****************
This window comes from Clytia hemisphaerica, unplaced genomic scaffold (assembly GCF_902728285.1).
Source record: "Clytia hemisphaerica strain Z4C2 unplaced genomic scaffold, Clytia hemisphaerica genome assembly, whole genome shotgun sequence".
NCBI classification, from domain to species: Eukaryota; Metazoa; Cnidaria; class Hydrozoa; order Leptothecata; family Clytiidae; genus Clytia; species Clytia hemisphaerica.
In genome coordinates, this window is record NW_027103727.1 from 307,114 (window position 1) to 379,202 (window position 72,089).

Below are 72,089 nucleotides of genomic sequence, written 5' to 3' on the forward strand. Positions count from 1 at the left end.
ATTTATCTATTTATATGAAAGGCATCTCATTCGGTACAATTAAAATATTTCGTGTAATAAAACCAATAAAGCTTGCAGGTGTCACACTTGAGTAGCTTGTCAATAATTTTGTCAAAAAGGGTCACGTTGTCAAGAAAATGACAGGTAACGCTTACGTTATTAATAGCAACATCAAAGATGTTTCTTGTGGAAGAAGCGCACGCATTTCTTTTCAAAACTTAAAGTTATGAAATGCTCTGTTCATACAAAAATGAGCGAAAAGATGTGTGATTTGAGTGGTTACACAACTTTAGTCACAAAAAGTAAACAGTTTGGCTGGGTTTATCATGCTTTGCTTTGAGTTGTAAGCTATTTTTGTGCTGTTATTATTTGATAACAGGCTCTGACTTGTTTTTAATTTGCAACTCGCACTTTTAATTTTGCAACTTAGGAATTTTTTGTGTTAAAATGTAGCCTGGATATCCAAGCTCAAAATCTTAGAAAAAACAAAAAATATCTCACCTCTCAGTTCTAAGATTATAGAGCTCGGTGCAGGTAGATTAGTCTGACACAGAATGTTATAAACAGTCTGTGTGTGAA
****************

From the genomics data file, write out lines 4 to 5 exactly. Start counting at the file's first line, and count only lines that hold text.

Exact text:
In genome coordinates, this window is record NW_027103727.1 from 307,114 (window position 1) to 379,202 (window position 72,089).

Below are 72,089 nucleotides of genomic sequence, written 5' to 3' on the forward strand. Positions count from 1 at the left end.